Today’s guest blog post was written by Phil Wilson, who works in the Web Services Team at the University of Bath. Phil ran a workshop session at the IWMW 2007 event on “The Eternal Beta – Can it Work in an Institution?” in which he addressed the question of whether the Web 2.0 development philosophy of ‘always beta’ was applicable with the educational sector:
Google’s famous for it, Flickr’s moved to Gamma, Moo are on an eternal 1.0 – yet still in institutions we plod on with a tired, slow-moving and opaque process for developing and enhancing applications. From our closed support lines to official notices on unread websites and applications mysteriously changing in front of a user’s very eyes we look staid and tedious. But it doesn’t have to be like that, we could be fast faced and interactive – but at what cost? Continuity? Uptime?
I could ramble on about this for thousands of words, but I’ll try and keep it brief (for me):
- you take too long rolling out software
- you don’t do enough unit testing or user testing
One of the leading ideas of eternal beta is small improvements all the time. It’s the preferred model for developing Web 2.0 applications (just look at Google, Yahoo, Microsoft and about a billion Silicon Valley startups). The essence is that if you’ve changed something small and you’re waiting for the next milestone before you release, you’re crazy – just deliver it. If it turns out to be wrong or broken in some way, you can just change it again.
There are a couple of things people typically reply with:
One of the big fears that it hasn’t been user-tested enough. Well, in institutions we’ve got thousands of technically-minded members – staff and students alike; what do you think the odds are on being able to make, say, twenty of them beta testers? (It’s critical to get testers from outside your team; your team are effectively the alpha testers) I mean, you’ve probably got bloggers, Facebook group founders and tech contacts everywhere. See who you can find to test your apps – it doesn’t have to be the same people for all of them, and make it worth their while either by delivering a better application to them than everyone else, or maybe some mark of kudos inside the application that everyone else can see.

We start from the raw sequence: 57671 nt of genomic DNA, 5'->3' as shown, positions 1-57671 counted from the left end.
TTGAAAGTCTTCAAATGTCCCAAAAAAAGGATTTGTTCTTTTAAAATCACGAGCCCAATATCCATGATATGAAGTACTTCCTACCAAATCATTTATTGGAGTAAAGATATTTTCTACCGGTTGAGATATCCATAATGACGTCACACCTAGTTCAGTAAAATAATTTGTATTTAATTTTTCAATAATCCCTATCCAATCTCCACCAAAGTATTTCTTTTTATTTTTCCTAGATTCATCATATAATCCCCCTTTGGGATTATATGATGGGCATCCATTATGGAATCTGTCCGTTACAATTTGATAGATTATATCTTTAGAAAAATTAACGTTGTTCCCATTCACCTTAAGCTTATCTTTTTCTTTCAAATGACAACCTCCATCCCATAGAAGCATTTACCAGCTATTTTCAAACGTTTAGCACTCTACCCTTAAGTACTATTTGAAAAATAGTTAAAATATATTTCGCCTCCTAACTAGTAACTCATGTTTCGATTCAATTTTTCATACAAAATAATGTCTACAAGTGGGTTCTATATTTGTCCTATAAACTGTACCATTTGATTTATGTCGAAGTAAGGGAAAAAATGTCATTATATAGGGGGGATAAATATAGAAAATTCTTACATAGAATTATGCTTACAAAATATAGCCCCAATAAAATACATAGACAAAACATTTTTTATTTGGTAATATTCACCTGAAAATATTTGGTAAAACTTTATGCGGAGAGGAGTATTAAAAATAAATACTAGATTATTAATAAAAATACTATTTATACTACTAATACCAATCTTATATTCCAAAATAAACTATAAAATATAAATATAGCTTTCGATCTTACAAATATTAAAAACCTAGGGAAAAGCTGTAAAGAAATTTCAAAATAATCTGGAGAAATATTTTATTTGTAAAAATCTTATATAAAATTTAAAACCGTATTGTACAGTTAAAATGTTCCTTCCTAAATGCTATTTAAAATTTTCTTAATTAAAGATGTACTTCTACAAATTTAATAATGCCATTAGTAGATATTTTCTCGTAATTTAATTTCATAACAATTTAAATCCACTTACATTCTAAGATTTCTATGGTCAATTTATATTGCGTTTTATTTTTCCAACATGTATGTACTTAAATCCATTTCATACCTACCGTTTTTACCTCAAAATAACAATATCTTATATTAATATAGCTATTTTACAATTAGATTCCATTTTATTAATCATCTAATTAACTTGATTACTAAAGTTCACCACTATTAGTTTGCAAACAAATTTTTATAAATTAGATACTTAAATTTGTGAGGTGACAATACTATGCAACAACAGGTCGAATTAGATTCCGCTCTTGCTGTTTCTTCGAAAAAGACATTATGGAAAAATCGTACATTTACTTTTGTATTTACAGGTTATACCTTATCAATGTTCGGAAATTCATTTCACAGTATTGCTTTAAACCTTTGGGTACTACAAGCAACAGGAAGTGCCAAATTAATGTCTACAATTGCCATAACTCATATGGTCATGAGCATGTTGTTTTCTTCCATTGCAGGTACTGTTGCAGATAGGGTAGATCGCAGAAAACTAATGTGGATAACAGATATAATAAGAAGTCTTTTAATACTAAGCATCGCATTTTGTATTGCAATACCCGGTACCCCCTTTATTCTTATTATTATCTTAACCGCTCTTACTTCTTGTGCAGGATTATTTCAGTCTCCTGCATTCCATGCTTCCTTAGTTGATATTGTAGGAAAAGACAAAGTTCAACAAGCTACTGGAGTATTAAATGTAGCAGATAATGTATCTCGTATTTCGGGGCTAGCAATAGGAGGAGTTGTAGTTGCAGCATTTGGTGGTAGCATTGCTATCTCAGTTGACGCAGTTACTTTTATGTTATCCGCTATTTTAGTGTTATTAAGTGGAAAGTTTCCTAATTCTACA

This does rely on being able to get good feedback from your testers – hey, you’d hope that if your software is good enough they’ll be telling you anyway, but you can use incentives or whatever floats their feedback-giving boat. The important part is exposing the feedback communication channel; maybe it’s a forum, maybe it’s blog where you post the new features and they add comments, maybe it’s a weekly meetup in the bar. Whatever you do, talking to those people and making sure that they can see that there are other active testers, whom you’re listening to and actually replying to is A1 critical. No trust == no good feedback.
The other big fear is that this basically throws traditional software development and delivery out of the window (farewell, cruel Gantt chart). When a team suddenly has deliverable dates measured in the days rather than the months you suddenly discover that the priorities change and you start getting people-focussed software rather than something focussed on year-old requirements. This is where agile techniques start kicking in. Things like pair-programming, continuous integration, automated deployment are all your friends. Techniques like PRINCE2 and Scrum are there to pick up the rest of the slack.
In the real world, although my team isn’t quite there yet (notably with the feedback), we’re trying hard and it’s paying dividends in terms of delivered software and happier users.
University of Bath
Phil’s blog: http://philwilson.org/blog/